I generally don’t fly JetBlue or Virgin America. In fact, my last JetBlue flight was in 2001 when my dad and I went for a college visit to the University of Rochester, and my last Virgin America flight was right when I moved to L.A. in 2008 – before I learned how easy it is to get elite status on a legacy carrier if you’re frequently flying transcons. This isn’t because there’s anything wrong with them – their planes are newer and more comfortable in coach than those of most, if not all, legacy carriers. It also isn’t because they are inconvenient for me to fly, as, out of New York, both carriers fly to most of my most frequent domestic destinations. And they generally have competitive fares to those destinations. But, they don’t really fly to my infrequent destinations – aka smaller cities and those in the middle of the country. Moreover, their rewards programs are of low value to me. Not only are both revenue-based earning (meaning a $300 fare from New York to Boston or L.A. to San Francisco earns more points than a $250 fare from New York to L.A.), but there are no real aspirational award redemptions. For me, having the option of hoarding miles to be used for first and business class travel to Asia, Europe, and Southern South America is worth a lot. Finally, even though both have rolled out elite status programs in the past week, it is of limited value in Jetblue’s one-cabin planes, or Virgin’s always cheap to upgrade to the front planes, and in lounge-less terminals. For infrequent travelers though, both are great airlines, and in fact I often recommend my immediate family fly them given their travel patterns (NY-LA or SF when I lived there (VX and B6), and NY-Florida for the rest of existence (B6)).
But recently I found myself on a JetBlue plane.
I was invited to go to Provincetown for a long weekend with a special friend. I wanted to maximize my time there, while also using as little vacation days as possible as I’m running low and want to keep a few in my pocket for the fall. Provincetown, for those who don’t know is on the very tip of Cape Cod – where the little hook curves back in towards Boston. Provincetown is only fifty miles as the crow flies from Boston but, due to the geography, actually a 2.5 hour-plus drive.
The most common way of getting to “P-town” is the ferry from Boston. But the timing of the ferries wasn’t great for me. There was no real way to work most of the day in New York, then take a train or bus to Boston in time to grab a ferry. If I wanted to take an early morning ferry, I’d have to go up the night before and get a hotel in Boston. Plus, the train/ferry option isn’t that cheap. The ferry is $115 roundtrip. Add in an Amtrak ticket, and you’re talking at least $225 plus interterminal transportation.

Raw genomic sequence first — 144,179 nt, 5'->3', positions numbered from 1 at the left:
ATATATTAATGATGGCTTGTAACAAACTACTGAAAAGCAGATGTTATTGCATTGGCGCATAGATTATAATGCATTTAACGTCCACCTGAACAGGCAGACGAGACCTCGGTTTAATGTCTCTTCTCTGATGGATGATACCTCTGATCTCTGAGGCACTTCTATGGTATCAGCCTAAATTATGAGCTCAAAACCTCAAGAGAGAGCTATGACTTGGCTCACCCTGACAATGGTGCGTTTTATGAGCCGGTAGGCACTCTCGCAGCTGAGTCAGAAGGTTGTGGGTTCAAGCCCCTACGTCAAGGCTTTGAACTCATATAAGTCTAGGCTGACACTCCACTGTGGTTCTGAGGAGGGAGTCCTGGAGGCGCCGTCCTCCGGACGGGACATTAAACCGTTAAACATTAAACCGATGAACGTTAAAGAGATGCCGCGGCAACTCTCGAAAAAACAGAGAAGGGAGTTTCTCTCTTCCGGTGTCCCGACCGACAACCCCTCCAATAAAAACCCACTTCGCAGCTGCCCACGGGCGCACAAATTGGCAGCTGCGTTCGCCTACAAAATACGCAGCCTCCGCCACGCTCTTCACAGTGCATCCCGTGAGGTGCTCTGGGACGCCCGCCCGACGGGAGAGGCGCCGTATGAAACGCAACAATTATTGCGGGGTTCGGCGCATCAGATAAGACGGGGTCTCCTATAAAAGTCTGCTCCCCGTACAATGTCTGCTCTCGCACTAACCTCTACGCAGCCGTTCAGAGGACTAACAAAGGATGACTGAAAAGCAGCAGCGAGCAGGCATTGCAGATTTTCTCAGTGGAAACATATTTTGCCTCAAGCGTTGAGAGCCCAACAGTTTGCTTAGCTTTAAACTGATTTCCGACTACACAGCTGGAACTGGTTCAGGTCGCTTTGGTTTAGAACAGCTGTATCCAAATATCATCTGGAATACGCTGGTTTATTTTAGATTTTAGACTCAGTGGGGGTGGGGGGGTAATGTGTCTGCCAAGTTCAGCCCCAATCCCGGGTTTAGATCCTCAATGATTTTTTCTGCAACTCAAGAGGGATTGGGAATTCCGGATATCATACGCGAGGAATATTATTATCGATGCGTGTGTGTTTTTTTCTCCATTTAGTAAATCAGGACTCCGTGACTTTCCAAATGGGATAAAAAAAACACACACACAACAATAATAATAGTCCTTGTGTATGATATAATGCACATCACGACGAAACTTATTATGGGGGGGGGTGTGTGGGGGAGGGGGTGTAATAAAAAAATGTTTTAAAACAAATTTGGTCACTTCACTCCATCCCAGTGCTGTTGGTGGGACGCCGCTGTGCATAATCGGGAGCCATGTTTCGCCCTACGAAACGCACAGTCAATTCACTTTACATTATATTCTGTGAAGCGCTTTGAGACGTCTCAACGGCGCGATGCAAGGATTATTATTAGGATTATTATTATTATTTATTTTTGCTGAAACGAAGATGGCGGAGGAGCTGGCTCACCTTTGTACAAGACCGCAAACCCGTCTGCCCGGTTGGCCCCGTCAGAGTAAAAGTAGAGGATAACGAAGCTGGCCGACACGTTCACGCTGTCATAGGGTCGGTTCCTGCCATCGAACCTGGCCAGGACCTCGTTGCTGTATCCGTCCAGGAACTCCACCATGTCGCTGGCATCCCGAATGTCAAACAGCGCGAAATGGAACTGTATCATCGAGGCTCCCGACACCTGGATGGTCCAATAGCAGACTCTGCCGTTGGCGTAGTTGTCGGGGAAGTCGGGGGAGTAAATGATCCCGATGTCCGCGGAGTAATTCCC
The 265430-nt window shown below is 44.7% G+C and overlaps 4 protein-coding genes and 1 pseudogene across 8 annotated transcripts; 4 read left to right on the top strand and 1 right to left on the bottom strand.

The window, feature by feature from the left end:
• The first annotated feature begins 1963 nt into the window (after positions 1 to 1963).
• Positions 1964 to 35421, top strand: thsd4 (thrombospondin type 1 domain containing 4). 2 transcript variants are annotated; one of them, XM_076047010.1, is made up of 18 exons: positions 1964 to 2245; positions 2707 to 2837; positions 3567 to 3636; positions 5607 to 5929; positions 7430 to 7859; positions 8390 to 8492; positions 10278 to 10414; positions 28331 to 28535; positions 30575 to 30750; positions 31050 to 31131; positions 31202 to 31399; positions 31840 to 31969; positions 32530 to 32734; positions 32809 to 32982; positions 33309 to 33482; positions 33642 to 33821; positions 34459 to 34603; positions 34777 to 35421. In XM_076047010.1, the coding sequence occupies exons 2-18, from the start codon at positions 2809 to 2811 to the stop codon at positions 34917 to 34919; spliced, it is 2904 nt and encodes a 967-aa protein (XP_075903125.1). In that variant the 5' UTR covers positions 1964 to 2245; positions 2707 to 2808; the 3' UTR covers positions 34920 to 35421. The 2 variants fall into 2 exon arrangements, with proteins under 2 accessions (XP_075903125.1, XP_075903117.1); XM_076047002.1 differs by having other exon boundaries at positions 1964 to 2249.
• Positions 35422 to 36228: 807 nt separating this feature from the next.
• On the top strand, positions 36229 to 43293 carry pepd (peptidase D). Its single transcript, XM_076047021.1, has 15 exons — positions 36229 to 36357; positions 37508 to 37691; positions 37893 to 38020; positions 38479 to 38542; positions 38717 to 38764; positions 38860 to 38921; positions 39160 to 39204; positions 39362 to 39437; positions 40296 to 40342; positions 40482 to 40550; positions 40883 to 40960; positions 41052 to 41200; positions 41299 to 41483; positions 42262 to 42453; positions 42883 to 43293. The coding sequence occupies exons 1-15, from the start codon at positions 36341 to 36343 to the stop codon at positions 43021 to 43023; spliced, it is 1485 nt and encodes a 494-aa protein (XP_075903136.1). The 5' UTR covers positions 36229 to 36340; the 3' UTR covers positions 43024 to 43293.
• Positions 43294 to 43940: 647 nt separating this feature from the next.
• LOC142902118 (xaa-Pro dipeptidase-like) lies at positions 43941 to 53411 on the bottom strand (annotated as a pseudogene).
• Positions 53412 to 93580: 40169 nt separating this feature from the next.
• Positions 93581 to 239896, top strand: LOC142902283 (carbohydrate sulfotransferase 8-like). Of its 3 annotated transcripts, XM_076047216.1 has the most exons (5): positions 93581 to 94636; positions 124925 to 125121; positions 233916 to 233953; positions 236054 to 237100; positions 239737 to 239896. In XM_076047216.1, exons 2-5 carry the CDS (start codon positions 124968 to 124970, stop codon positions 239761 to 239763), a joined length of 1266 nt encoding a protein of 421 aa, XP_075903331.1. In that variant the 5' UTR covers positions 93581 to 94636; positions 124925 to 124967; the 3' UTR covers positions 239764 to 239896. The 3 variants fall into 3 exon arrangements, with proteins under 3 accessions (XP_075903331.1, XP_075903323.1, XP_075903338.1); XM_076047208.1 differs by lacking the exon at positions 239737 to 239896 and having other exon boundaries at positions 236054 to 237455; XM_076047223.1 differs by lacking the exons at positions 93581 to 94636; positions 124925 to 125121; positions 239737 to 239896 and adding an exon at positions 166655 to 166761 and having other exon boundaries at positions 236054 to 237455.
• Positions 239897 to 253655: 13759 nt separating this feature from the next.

The other option is to fly from Boston. Regional carrier Cape Air, which operates in other markets both for itself and as an express carrier for larger airlines, flies many daily flights from Boston to Provincetown, as well as thrice weekly flights from White Plains to Provincetown, all on Cessna 9-seaters. The White Plains service was not only superpricey, but unavailable on the days I wanted. (Although Cape Air does provide bus service from White Plains airport to midtown Manhattan.) The best part of the Cape Air service from my perspective was that there are evening flights from Boston and early morning flights from Provincetown.
I had a few options as to how to book my Cape Air ticket. You can buy a ticket directly from Cape Air for the BOS-PVC legs, which were also available on some online travel agencies. You could also book on one ticket New York – Boston – Provincetown tickets on combinations of American and Cape Air or JetBlue and Cape Air on the American/JetBlue websites or online agencies. (Although Delta and United purportedly have partner arrangements with Cape Air, I could not find a way to book a through ticket on one reservation.)
As a Delta flier, I was tempted to buy separate Delta tickets to Boston, and then Cape Air tickets to/from P-town. At the same time, United’s summer promo awarding a ton of miles for each roundtrip flight was still in effect, so that option was enticing. In the end, though, convenience won out (price and schedule was close on all of them). JetBlue not only allowed me to book one ticket, but JetBlue also shares a terminal with Cape Air in Boston, making for a super easy connection.
So a few weeks later, I found myself on the Airtrain to JetBlue’s behemoth T5 terminal at JFK. After a looong walk from the Airtrain, past the old Saarinen TWA Terminal 5, I reached a somewhat confusing check-in area. I eventually found the bag drop line, though, which was short, and checked my bag all the way through to Provincetown.